FEMALE PIONEERS BREAK THE GLASS CEILING
Shaping A New Way For Women In Business
For anybody that knows or grows weed, you will understand that the harvest comes from the female. But for many other women in this country, the glass ceiling blocks a woman’s abundance of any harvest in many industries, including media. A few female pioneers have already broken through the grass ceiling of cannabis and shaped a new way for business to be done in America. These pioneers have now turned their sights on how we watch weed, and through their forward-thinking female lens, are changing the equality gap, through media.
The Women’s Media Center’s found that at 20 of the nation’s top news outlets, men produced 62.3 percent of news reports while women only produced 37.7 percent. And if you take a look at traditional business models, women have only secured 25% of leadership roles, in stark comparison with women in the cannabis industry who make up roughly 36% of leadership, including 63% of high-level positions, according to a survey by Marijuana Business Daily. This new female-empowered cannabis business model, and the industries already forming a strong female presence within them, could rise above outdated systems of power and finally provide a true harvest of female potential for the world to see.
Two players in this new game of cannabis media are Siobhan and her sister, Sloan, at Grow Sisters on YouTube. The Grow Sisters started out organically through their personal cannabis farming at Blessed Coast and quickly grew as a cultivation outlet for a female-empowered cannabis community. We interviewed Siobhan to find out what it is like to become a permitted cannabis farmer in the famed Emerald Triangle, and what the effects of being a female canna-preneur demand in these high times of cannabis change
What was the process like to become a permitted farm in Humboldt?
Siobhan: Well, we looked at our property, and we realized that we were in line with a lot of the guidelines, and we got lucky that our small, family farm was able to get permitted. One of the reasons we really feel we did get permitted is that we simply are organic. Everything we do is organic, we didn’t veer very far from traditional agriculture and stayed very basic, and this helped us acquire the permits.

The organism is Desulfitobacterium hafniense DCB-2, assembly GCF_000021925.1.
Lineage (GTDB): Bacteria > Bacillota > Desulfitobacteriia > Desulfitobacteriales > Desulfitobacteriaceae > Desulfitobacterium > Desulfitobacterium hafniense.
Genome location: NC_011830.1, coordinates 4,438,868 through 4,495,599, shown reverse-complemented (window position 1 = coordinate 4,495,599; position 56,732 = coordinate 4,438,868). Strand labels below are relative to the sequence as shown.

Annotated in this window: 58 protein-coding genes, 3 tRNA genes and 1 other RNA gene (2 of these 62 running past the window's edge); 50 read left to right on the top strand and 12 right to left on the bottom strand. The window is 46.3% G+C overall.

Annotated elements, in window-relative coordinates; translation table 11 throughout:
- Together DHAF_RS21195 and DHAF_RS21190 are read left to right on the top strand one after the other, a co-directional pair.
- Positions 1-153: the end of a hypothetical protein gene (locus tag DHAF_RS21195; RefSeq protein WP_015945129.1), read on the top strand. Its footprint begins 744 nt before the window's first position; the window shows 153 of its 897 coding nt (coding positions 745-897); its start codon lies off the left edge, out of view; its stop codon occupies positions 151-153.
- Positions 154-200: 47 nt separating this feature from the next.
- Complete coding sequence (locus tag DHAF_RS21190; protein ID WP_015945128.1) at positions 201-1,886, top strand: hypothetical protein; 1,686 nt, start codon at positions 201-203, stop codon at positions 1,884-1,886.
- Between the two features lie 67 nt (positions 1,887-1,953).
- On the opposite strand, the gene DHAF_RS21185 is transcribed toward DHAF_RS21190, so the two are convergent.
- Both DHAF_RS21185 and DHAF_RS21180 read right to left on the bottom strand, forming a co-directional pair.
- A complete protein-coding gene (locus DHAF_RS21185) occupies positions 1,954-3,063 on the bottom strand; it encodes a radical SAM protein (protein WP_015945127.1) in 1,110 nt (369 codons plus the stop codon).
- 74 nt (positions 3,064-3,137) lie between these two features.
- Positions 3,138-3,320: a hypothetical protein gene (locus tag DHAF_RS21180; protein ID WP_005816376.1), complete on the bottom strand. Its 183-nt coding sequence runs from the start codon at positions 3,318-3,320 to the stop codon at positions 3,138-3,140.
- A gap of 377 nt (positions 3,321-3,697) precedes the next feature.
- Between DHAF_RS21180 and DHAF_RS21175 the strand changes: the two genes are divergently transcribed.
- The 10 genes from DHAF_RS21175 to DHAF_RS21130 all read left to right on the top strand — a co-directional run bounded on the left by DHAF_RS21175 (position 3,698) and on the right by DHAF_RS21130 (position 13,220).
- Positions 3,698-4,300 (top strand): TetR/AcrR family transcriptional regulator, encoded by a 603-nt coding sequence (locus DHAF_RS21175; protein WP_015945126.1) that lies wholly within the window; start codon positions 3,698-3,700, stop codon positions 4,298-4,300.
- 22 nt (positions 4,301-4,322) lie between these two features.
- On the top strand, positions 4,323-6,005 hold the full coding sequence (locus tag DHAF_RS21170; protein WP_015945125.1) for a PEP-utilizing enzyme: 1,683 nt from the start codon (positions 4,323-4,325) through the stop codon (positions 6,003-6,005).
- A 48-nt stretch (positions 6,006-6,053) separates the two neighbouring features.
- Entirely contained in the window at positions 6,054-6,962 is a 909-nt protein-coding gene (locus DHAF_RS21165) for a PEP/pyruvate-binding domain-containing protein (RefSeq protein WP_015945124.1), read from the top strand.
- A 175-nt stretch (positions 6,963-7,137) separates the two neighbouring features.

STICK WITH THE BASICS
Staying basic isn’t just a theory. Cannabis farming basics are literally how this new female-empowerment is cultivated, grower by grower, generation by generation. For instance, the female-grown farms that supply cannabis to Flow Kana come from a women-led culture handed down from one female to the next at farms like Moon Made. This strong female root, that organically comes from both plant and person, is rising up through the fertile soils of change quickly, and inspiring new strains of girls to dig in and get dirty. Cannabis is showing real growth in the basic but pivotal idea of gender equality. But how can this multi-generational footprint further support such strong equality starts? We turn back to Siobhan for her take on the opportunity cannabis has to share its message of female strength through the prevalence of media.
What marketing avenues do you think are the most effective at building a cannabis brand?
Siobhan: Our Grow Sisters videos are our marketing! I absolutely love using Instagram and YouTube. I feel there is a lot of competitive traditional marketing environments and once we (growers and the cannabis community) could come out from behind the shadows, it was only a matter of time until we turned the cameras on our true-life stories, and shared our real lives through Instagram and YouTube. We (Blessed Coast) are a small family farm, we do not have investors, everybody that works this farm is family, so through social media, we have been able to openly share who we are and what we are doing. I was never on social media before, because there was a massive fear of sharing, but the industry has done a 180 and I’m ecstatic about becoming something so awesome for so many people!